17 little ways that the world is designed for right-handed people
- Lefties make up10% of the world's population.
- Lefties have to endure lots of little daily struggles righties might not think about.
- Swiping credit cards and cutting with scissors are just two things that are harder for lefties.
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Pens at the bank are always attached on the right side.
When you have to pull the pen over to the left side, the cord always gets in the way of what you're trying to write.
The flap covering the zippers on pants blocks easy access from the left side.
It's weird to reach around with the left hand and zip up from the other side.
If you hold a glass measuring cup in your left hand, you're stuck with metric measurements.
Die-hard lefty bakers might want to invest in a left-handed version of the classic cup.
When you're left-handed, writing in spiral notebooks and three-ring binders is a special kind of torture.
The rings make it impossible for left-handed people to lay their hands flat on the page and write normally. The best solution is usually to wedge the left hand between the top two rings when writing on the top half of the page, then wedge it between the bottom two rings when writing on the bottom half.
Spoiler alert: It is not comfortable.
Every time you swipe a credit card, it's on the right side of the machine.
Reaching over and swiping the card downward in your left hand feels weird. Of course, switching it to the right hand usually feels even weirder.
The pen on credit card terminals is also attached on the right side.
If you use your left hand, you have to reach across and sign at an awkward angle as the attached string gets in the way. If you use your right hand, your signature is illegible.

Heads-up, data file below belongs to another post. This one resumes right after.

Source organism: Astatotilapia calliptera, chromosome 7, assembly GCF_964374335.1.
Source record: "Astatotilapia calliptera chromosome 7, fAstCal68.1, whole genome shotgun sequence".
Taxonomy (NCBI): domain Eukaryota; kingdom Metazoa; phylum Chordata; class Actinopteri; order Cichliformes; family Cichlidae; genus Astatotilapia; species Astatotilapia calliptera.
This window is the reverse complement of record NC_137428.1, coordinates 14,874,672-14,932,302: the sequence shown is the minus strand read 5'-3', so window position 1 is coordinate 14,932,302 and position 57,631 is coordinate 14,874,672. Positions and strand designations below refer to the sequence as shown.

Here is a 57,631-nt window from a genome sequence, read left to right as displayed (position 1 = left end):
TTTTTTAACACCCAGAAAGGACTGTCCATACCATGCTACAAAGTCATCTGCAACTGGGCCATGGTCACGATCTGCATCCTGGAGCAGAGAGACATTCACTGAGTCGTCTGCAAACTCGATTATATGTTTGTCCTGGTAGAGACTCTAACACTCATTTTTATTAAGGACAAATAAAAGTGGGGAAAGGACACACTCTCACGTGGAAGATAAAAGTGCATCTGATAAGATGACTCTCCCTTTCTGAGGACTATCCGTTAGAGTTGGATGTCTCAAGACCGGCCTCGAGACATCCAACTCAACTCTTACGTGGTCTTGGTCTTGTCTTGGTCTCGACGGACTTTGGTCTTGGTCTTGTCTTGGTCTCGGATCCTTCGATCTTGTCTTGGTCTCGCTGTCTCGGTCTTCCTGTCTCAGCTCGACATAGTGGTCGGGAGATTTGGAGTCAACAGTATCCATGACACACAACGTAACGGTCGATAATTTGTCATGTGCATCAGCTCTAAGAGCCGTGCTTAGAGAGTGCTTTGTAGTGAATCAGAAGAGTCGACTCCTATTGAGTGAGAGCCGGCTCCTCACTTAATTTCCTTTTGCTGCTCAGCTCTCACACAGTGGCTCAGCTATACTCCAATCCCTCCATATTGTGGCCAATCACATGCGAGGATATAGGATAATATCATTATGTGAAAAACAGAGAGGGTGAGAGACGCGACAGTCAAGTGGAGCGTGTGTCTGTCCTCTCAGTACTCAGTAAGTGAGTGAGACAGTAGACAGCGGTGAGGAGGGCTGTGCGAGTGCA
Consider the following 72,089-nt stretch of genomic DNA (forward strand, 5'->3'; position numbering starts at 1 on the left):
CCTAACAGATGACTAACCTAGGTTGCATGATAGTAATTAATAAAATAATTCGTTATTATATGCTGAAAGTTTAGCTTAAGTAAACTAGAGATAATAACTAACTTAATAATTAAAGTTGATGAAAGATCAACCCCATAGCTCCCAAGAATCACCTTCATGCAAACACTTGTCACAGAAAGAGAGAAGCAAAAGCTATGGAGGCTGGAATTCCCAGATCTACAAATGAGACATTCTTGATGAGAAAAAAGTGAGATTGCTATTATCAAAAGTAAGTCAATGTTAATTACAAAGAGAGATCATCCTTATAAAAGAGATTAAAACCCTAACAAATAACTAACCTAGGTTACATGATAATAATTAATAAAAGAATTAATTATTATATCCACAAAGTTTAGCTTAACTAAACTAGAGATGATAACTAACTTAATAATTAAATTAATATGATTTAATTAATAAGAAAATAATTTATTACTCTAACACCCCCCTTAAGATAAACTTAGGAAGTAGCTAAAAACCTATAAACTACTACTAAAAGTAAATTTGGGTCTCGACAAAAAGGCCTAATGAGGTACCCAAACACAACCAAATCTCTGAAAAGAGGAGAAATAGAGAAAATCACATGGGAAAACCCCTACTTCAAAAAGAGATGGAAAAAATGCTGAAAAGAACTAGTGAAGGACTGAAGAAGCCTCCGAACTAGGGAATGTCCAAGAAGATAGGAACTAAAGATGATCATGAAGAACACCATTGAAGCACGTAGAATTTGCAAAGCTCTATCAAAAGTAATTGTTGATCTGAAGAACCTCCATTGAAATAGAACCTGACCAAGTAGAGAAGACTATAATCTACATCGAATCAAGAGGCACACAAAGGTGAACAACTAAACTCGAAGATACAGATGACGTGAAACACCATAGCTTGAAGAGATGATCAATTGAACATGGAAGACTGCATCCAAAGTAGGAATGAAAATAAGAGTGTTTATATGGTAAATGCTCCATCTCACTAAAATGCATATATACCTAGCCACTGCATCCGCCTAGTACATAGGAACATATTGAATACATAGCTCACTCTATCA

Old-school can openers only work well in the right hand. Lefties have to reach across the can and turn the crank at a really awkward angle.
Remember those desks with the chair attached? Definitely not made for lefties.
In a classroom like these, lefties don't get the luxury of resting their elbows on anything.
Car cup holders are almost never on the left for US drivers.
Would you want to drink piping hot coffee with your non-dominant hand?
The number pad on keyboards? Of course it's on the right.
Lefties plagued by this design can purchase left-handed keyboards with the number pad on the left.
This is what it looks like when a lefty tries to use right-handed scissors.
Yeah, not comfortable.
Lefties have to buy special guitars. (Or they can make like Jimi Hendrix and just play a righty guitar upside down.)
Source: Los Angeles Times
Vegetable peelers don't work for lefties, either, but this one takes a bit of explaining.
Vegetable peelers only have one sharp side. They're designed so that when they're held in the right hand, the sharp side is on top and users can comfortably pull the tool toward themselves in a smooth, gentle motion, as seen in the photo above.
But when the peeler is held in the left hand, the sharp side of the blade is on the bottom. This means lefties have to push the peeler away from themselves, resulting in short, jerky, uncomfortable peeling motions.
Luckily, lefties can purchase left-handed peelers that solve the problem.
Some entrance doors are built to be opened by right-handed people.
The natural way to open a door is to reach across your body to grab the knob, and the default is usually to have the knob on the left-hand side. That means they're often built for righties to reach across their bodies with their dominant hand. Now, imagine reaching for a knob on the left side of the door with your left hand and pulling. Basically, you end up with the door in your face.
There's a bright side, though, because lefties get the advantage when they go through that same doorway from the other direction. On the other side of the door, the knob will be on the right, so it's meant to be grabbed with the left.
Ever notice that a camera's most important buttons are always on the right?
Even capturing moments is tougher for left-handed people.
When lefties draw a line along a ruler, their hands cover the numbers, so it's hard to see when to stop.
On left-handed rulers, the numbers move from right to left instead. That way, lefties can drag their pens from right to left and get a clear look at the numbers.
When you hold a tape measure in your left hand, the numbers are upside down.
There's a left-handed tape measure you can buy to fix this problem, too.
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